An activist might be eyeing a merger between Office Depot and Staples.
The magazine has described Shnayerson as its de facto environmental editor, because he writes frequently on the topic, but he also has written about the likelihood of hacking of electronic voting machines, Halliburton's war-related profits, anti-terrorism data mining, global warming skeptics and other political topics.
As a contributing editor, I write four stories a year. One might be about the environment or related to politics; the others might be about anything from a media subject to a fashion designer. This is different from a newspaper writer who covers a political beat, and to me tips the balance in favor of my right, as a citizen, to make any legal political contribution I choose to make.
A blogger called these contributions to the attention of Adcock's bosses, Tony Ridder and Clark Hoyt. Hoyt is now the public editor at The New York Times. The bureau, then part of Knight Ridder, was known for its reporting that called into question the rationales for the war in Iraq.
Ridder both expressed regret that I had misunderstood the policy and had been hurt by it. I had discussed my donations on more than one occasion with more than one other editor here; I'd never made any secret of them, not knowing I wasn't supposed to be doing it.
After this emerged, I sure wished that one of those editors had told me — or even told my bosses — so I could have stopped sooner.
Roughly, I recall it saying that employees are permitted to engage in political activity but that if there's a question of a conflict of interest they should discuss it with their supervisors, or something like that. I copy-edit stories and compile our news budgets and other communications with our newspapers, and it did not occur to me that my Washington bosses considered those functions a conflict of interest with making campaign donations.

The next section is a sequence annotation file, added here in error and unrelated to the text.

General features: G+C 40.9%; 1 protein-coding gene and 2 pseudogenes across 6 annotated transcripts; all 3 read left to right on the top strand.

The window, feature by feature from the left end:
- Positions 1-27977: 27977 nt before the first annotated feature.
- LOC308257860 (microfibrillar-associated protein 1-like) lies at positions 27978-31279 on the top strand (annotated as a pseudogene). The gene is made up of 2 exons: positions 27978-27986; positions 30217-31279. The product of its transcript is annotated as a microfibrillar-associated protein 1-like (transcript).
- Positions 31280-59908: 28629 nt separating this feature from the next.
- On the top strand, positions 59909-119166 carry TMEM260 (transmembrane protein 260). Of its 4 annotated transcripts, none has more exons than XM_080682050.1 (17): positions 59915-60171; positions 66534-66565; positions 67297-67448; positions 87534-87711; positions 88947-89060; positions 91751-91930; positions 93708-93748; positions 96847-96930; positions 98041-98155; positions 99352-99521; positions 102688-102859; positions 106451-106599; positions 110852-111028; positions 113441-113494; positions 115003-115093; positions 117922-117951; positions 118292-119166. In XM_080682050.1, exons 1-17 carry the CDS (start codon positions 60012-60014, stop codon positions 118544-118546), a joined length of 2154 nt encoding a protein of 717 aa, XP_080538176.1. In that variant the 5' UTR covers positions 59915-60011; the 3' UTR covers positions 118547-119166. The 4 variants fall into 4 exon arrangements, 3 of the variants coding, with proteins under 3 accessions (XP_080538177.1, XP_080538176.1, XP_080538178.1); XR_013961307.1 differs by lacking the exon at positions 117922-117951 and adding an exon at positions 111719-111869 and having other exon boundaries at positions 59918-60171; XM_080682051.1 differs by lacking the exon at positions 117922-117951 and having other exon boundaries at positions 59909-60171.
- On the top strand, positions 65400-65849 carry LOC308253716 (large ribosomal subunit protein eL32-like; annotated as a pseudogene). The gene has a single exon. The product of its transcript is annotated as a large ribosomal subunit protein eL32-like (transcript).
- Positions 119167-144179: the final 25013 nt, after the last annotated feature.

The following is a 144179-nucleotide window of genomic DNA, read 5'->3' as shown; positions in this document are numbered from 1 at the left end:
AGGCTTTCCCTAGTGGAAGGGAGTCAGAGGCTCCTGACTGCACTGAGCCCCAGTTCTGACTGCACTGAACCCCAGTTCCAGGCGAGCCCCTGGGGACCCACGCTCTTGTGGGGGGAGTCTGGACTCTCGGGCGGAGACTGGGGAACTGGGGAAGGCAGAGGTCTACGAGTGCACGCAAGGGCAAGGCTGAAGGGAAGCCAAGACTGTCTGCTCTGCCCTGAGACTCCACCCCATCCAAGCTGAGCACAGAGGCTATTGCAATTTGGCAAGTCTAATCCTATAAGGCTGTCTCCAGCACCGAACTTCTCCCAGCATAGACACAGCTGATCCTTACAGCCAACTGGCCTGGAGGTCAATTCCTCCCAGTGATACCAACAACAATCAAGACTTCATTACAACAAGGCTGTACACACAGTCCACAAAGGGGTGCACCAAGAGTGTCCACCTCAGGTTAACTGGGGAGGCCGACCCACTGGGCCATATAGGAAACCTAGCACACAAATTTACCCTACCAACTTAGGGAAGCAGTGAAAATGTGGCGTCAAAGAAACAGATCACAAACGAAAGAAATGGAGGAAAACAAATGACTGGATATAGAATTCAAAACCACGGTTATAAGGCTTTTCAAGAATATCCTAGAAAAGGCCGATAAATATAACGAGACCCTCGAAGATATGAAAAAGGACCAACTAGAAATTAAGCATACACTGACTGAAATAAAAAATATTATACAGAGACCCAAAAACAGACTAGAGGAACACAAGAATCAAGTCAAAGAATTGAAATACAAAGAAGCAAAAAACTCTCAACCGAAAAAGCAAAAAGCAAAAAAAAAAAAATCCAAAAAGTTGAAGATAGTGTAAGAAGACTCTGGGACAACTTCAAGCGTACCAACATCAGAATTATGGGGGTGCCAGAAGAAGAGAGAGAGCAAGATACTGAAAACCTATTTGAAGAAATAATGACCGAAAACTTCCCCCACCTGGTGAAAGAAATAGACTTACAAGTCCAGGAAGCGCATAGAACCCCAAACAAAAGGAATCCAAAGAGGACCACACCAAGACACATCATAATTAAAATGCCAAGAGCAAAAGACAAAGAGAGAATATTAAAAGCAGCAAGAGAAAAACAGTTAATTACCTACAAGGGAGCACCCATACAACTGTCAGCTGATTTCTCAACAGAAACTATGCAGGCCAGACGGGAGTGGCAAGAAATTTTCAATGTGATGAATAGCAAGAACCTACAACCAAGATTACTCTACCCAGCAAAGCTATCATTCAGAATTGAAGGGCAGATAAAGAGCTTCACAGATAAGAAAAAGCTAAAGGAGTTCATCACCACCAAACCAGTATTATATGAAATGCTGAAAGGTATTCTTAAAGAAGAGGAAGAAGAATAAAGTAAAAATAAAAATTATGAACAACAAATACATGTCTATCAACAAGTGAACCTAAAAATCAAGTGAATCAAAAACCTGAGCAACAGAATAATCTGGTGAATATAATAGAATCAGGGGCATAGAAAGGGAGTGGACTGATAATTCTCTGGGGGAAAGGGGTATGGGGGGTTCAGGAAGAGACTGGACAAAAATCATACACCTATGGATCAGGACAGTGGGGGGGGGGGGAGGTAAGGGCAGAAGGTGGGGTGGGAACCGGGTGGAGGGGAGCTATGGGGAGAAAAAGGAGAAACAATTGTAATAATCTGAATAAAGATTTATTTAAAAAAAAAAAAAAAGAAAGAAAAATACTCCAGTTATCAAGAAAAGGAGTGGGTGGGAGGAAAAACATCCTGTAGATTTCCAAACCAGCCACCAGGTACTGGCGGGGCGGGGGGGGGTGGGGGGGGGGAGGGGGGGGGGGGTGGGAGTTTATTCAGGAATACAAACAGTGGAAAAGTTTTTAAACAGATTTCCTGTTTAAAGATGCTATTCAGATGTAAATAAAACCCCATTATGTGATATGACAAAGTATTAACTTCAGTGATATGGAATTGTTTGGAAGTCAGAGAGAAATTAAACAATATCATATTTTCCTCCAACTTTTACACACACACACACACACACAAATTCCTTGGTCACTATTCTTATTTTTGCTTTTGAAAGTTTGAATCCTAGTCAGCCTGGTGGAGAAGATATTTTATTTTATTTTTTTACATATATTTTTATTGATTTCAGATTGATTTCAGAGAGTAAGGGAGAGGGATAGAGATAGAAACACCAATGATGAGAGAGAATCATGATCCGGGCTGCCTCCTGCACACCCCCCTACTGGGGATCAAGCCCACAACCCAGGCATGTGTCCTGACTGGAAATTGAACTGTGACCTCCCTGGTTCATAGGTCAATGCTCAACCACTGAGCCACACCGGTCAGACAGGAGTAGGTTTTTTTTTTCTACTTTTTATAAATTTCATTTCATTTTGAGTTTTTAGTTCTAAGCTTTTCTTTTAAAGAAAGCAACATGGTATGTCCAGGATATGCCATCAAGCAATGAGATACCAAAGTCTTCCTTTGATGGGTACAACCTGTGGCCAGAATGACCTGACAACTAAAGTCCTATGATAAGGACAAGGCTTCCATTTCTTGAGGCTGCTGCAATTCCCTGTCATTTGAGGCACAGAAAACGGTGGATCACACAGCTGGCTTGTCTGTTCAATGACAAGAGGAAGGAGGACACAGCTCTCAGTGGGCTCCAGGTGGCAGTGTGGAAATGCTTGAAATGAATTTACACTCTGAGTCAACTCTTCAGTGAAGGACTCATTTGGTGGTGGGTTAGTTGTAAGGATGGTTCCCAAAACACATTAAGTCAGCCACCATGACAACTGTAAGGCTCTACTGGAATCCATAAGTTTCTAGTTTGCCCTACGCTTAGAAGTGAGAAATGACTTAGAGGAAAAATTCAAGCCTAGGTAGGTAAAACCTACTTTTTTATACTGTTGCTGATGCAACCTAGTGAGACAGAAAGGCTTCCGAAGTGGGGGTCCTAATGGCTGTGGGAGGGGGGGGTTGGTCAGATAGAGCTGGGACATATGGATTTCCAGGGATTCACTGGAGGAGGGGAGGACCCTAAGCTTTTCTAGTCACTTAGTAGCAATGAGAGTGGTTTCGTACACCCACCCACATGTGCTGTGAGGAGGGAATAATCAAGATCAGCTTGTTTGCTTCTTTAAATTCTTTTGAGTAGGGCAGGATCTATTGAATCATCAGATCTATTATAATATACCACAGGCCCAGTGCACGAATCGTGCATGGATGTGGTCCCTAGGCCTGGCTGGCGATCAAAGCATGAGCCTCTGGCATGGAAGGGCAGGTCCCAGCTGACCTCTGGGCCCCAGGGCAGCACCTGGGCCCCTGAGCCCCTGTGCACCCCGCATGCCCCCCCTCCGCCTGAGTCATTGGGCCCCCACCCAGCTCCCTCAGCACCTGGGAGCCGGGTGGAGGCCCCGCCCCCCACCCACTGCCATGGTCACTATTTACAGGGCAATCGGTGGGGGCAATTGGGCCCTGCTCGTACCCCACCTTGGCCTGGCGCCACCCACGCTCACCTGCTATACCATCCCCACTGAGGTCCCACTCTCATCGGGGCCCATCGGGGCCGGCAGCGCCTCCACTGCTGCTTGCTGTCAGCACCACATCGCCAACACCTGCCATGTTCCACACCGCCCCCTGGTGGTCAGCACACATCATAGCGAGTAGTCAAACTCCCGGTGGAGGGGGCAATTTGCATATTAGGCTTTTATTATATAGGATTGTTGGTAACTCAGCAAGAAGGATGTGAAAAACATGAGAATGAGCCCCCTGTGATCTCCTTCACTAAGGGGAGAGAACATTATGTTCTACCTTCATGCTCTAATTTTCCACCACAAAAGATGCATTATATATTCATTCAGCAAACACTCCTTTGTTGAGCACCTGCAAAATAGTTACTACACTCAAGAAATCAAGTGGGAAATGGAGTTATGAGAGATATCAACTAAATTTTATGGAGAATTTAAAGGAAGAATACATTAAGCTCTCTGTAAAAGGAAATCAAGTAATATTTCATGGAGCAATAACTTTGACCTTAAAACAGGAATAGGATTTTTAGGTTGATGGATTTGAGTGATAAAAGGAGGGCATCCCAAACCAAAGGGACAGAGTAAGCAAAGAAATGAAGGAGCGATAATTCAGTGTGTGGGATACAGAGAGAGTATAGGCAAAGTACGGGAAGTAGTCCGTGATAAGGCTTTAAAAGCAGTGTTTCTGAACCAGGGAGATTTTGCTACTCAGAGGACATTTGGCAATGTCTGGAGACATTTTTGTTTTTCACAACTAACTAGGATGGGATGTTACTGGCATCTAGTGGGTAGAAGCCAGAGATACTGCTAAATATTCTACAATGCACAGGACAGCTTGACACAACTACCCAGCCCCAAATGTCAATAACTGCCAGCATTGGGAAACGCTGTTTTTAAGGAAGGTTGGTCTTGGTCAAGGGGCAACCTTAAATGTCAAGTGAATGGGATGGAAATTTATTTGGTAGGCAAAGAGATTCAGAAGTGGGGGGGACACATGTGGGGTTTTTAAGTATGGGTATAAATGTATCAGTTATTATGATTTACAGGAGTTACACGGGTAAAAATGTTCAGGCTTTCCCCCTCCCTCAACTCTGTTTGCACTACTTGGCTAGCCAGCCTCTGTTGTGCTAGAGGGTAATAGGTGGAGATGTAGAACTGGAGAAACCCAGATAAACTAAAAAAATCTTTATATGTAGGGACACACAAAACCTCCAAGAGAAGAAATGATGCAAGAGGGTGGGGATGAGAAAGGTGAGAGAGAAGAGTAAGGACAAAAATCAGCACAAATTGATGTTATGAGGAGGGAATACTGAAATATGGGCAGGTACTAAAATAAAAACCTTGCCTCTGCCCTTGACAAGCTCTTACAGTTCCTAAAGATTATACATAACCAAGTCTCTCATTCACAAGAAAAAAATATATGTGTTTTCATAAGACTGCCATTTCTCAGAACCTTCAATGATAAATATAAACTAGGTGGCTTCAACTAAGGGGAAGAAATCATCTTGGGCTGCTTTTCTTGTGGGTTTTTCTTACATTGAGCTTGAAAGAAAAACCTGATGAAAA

There I mostly worked in the features section, so I was confident there was no conflict of interest. I probably should have rethought that when I came to Washington, but I simply read the ethics policy, saw it was the same one I was used to, and my husband and I continued making our occasional donations.This is in addition her new gig as co-anchor of “Nightly Business Report” the long-running PBS show which is produced by CNBC.
Herera . NABS Report #71 Idaho January 23, NABS Investigator Richard Hucklebridge. This report is from a gentleman who I will call MK who lives in Idaho and doesn’t want his name known or the exact location of his encounter known.
CNBC announced Wednesday that Bill Griffeth has been named co-anchor of “Nightly Business Report,” an evening business news program produced by CNBC for U.S.
public television. Griffeth will join his one-time anchor partner, Sue Herera, . Last week, we brought you The Women Of Bloomberg TV, so naturally, we couldn't leave the home of the original Money Honey out.
Since the last time we brought you a rundown of the women of CNBC. Updated: To clarify. Trent Aric will no longer be the chief meteorologist, obviously.
Betty Davis will be the new chief met when she takes over. And for those who may not know, Betty was a Weather Channel meteorologist for 5 years prior to coming to WPLG in This is . Nightly Business Report is an American business news magazine television program that has aired weeknights on public television stations since January 22, Internationally the show is seen on CNBC Europe (Friday edition only) and CNBC vetconnexx.com music composer: Edd Kalehoff.